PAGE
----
I’ve been half set up as a VA for a little while now - scared to really go for it in case no one wants my services and instead biding my time with some voluntary work but I went part time employed in October but desperately want to leave and go it alone - I’d love to know how others took the plunge and whether they just went for it or did a slowly slowly cautious approach?
Tough question - a lot depends on whether you need the income to survive or not. So personally, when I launched - I had been made redundant (but the funds from that were allocated to a house renovation we were doing) - I had a 2 year old, a baby on the way and a hubby who had left the military and was in a crappy job - I needed to make my VA business successful and earning money for us to live. However, there are others who have a part time job so they get some income in and then start to network / build the business around that. What i would suggest is setting yourself a goal for 12 months from today - what you would like your life to look like, then break that down into 90 segments and what you need to do in each segment to get to the goal that you wish to achieve. This might be the time in which you start networking, or the time you start building a particular social media profile, the point at which you want your clients to come onboard etc - don’t see it as building a business in a day, but the steps in which you need to take to get to the life you want.
@AmandaJohnson is, as usual, spot on. I too was very scared of going solo and have only really just started now.
My solution to my fears, was to first become a SubVA for well established VA company, and in my spare time, learn more about the job. Incidentally, it coincided with my parents moving back to the UK and purchasing a house in North Devon that needed to be completely renovated, so I ended up supporting them a lot over the past year (so it all turned out well in the end).
As I mentioned in a previous post, I know that some VAs think badly of SubVAing, but for me, it was perfect. I have learnt a lot (including being fully warned about the bad bits of the job - like not being paid and having prospective clients waste a lot of your time to then not go ahead with hiring you) but also the great aspects of the job too - and I don’t just mean the flexibility element.
The organisation I work for/with is not looking for any more collaborators at the moment, but if you are interested in trying it out, you might want to look at some MultiVAs listed on the SVA spreadsheet and contact them.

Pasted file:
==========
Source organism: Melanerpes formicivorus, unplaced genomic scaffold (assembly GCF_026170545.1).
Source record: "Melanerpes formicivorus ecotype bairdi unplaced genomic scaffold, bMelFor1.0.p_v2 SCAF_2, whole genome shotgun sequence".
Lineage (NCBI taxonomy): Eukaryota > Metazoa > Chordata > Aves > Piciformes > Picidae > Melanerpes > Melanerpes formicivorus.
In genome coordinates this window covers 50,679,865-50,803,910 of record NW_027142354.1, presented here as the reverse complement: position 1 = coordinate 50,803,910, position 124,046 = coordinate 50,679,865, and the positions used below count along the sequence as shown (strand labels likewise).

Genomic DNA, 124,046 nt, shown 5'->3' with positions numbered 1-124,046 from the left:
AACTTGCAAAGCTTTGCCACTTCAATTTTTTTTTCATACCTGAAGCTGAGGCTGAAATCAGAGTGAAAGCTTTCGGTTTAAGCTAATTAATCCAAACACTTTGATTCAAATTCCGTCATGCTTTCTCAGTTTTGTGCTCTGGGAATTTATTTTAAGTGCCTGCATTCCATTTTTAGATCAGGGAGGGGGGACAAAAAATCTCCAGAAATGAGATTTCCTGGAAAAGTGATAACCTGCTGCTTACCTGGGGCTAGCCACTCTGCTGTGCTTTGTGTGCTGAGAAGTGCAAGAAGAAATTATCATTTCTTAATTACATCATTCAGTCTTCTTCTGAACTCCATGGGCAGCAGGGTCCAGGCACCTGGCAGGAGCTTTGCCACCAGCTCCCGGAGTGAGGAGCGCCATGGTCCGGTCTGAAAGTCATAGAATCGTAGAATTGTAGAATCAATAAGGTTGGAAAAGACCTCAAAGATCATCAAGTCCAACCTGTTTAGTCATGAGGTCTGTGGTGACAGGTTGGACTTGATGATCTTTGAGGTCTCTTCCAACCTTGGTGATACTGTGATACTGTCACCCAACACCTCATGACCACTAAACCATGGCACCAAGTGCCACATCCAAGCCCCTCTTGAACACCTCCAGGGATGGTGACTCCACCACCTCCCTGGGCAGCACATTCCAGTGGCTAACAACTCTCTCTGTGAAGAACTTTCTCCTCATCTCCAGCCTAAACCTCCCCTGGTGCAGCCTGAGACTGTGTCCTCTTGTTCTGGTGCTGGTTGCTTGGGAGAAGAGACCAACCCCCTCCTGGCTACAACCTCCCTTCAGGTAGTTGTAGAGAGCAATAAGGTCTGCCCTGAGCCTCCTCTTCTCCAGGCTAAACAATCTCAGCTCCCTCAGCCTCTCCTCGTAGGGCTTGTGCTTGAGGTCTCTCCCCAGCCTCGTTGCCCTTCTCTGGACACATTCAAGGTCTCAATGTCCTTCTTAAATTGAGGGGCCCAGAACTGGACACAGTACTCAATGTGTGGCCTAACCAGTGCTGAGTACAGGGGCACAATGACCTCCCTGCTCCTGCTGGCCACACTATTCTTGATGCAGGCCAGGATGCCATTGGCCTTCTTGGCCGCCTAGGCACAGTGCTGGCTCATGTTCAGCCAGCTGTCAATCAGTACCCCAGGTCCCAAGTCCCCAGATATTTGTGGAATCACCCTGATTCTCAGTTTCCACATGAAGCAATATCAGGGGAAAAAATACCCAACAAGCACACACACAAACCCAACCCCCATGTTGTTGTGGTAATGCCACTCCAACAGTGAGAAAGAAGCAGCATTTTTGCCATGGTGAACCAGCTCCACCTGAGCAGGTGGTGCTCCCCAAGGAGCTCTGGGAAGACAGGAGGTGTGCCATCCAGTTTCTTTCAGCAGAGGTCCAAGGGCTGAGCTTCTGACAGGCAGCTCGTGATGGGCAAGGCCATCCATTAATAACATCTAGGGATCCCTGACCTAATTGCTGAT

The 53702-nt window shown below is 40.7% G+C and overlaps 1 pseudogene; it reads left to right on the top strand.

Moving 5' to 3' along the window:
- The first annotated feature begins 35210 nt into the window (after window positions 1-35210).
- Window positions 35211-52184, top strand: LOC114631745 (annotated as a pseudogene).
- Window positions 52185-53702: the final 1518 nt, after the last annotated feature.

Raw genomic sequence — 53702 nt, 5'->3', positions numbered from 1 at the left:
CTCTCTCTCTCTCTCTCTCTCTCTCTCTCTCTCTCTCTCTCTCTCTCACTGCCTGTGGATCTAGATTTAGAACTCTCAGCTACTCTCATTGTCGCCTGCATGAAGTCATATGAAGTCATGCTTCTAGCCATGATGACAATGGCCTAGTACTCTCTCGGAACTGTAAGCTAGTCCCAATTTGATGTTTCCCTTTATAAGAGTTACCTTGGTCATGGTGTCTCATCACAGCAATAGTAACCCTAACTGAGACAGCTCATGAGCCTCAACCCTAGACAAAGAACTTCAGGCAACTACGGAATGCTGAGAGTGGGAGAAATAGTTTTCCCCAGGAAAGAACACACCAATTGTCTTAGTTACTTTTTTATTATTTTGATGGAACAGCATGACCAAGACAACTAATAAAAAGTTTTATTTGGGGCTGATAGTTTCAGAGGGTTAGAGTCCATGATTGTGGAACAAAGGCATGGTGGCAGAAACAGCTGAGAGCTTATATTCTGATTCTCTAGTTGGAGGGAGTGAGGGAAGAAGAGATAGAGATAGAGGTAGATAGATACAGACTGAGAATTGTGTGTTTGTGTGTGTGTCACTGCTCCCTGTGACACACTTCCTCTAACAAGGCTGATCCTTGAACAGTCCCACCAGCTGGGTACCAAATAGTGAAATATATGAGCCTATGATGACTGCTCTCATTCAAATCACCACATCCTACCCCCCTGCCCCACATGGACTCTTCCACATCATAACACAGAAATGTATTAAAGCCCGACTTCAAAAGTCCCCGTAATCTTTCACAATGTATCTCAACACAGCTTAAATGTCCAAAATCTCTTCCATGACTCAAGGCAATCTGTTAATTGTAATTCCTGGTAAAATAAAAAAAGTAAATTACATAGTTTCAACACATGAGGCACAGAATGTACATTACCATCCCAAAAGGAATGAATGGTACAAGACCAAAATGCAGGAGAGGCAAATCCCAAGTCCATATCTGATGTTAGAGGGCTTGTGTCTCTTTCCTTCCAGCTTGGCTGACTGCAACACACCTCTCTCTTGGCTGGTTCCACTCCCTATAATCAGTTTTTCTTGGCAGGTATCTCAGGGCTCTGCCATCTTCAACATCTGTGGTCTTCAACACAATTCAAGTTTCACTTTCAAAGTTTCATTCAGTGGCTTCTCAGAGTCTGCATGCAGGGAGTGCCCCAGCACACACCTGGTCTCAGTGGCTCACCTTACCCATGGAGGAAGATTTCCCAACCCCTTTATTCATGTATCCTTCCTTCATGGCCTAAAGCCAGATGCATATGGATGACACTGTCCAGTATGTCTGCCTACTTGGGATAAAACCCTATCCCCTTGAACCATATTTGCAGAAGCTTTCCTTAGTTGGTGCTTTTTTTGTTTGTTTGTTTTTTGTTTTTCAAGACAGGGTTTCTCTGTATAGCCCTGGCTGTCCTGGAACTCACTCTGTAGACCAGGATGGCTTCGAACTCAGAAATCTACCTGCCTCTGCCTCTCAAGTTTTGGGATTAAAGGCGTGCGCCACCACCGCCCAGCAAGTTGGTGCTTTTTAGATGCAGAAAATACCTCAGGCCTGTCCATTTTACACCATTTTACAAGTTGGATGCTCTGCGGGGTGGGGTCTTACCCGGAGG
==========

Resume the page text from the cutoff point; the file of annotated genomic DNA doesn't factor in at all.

The only thing I would say, however, is to look into how they operate. My MultiVA started by giving me a few overflow tasks she could not complete herself, and later put me forward for a client of my own who she manages only from an administrative perspective. You will obviously earn less if you are completing tasks on the LeadVA’s account, but I found it extremely worthwhile. Not least to learn the types of requests clients make.
My other advice to you, is to find out about a local business networking event and go there not to “sell yourself” but to learn about the business community in your area, what kinds of needs they might have. Be honest about it, say you are starting out and are not quite sure what services to offer so if they had any ideas you would be grateful if they could share them with you. Have some Business Cards printed in case they ask you for one, and just be yourself.
Good luck with it all.
From my perspective, I quit a good job to be a VA and had to pay my mortgage - failure was not an option!!
But then you take calculated risks: I went part-time with work before leaping fully into self employment. I bootstrapped and cashflowed everything to the last penny. Being wholly responsible for the bills, I definitely had to do stuff which was way outside my comfort zone (which was a positive thing as much as it made me squirm at the time!).
What’s the worst that can happen? So you pitch yourself and they don’t want you… you aren’t in any worse position than you are right now. Maybe your ego might be bruised, but realistically they aren’t going to tell you that you are a terrible, worthless person; they are just going to say “Sorry, it’s not for us, but good luck!”
Who is your target? Do you know anyone in the industry who you could go and have a coffee with and get the inside view from? Not from a sales-y point of view, but from a listening and learning and asking questions point of view. Would they use a VA? If not, what would the objections be? Do they have any admin which is a giant pain in the butt or which takes a lot of time?
Very best of luck Davina. I’m in the process of setting up myself and have thought the same many times. Having had bits of chat with Amanda, Caroline and Anna, my way of thinking has certainly been guided by theirs, for the better, and I’m starting to feel more confident in putting into place ideas suggested by them.